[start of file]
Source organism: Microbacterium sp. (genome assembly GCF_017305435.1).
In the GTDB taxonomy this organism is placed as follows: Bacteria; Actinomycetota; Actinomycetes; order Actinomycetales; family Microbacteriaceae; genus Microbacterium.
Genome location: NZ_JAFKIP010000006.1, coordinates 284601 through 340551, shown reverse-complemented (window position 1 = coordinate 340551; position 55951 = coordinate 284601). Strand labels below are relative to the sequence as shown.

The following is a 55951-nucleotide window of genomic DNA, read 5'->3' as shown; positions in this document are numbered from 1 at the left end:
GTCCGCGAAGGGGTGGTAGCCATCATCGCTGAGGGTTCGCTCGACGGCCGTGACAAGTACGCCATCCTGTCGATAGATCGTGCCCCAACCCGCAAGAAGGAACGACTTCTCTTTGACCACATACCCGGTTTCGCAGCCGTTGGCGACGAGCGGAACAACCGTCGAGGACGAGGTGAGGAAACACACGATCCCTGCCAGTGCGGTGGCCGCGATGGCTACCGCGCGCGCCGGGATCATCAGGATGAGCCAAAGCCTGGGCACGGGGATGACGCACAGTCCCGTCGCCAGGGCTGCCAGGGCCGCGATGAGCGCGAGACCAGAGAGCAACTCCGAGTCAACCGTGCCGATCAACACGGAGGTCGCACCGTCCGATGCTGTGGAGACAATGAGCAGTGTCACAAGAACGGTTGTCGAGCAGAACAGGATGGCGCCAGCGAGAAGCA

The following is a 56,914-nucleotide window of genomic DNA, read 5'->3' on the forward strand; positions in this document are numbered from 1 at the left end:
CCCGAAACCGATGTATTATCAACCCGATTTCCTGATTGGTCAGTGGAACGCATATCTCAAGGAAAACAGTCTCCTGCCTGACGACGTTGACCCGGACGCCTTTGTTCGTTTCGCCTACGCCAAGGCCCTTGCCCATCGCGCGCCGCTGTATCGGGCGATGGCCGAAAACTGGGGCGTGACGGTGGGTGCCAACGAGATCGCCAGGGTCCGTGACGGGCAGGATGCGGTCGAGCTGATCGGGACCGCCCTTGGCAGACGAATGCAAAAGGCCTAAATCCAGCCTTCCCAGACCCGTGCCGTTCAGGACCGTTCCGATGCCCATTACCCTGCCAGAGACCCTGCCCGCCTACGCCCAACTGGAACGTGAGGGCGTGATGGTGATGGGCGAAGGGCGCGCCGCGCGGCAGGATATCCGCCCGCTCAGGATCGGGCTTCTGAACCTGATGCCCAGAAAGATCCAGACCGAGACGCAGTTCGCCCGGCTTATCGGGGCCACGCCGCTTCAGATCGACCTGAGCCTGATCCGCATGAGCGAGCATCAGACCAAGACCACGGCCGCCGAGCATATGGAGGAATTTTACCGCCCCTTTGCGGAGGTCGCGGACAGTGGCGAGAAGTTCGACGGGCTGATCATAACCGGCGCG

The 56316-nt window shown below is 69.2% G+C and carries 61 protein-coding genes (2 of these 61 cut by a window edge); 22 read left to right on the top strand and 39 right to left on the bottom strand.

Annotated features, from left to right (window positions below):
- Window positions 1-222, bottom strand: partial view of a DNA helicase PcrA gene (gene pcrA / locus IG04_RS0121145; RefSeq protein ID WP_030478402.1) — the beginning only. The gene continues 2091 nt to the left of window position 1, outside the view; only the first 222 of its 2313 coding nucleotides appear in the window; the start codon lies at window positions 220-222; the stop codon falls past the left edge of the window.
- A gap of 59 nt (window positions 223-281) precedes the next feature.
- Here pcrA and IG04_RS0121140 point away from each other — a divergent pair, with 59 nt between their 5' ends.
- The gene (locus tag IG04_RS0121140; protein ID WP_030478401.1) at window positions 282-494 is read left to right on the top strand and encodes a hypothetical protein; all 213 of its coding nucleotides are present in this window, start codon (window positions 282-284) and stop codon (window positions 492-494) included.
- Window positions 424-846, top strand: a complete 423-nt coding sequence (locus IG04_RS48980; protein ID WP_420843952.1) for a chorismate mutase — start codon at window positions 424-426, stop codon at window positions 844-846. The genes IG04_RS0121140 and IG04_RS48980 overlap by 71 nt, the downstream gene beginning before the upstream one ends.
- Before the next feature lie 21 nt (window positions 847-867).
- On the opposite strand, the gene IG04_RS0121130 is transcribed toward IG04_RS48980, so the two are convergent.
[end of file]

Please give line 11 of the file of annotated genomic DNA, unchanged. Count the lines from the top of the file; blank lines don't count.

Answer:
- A gap of 59 nt (window positions 223-281) precedes the next feature.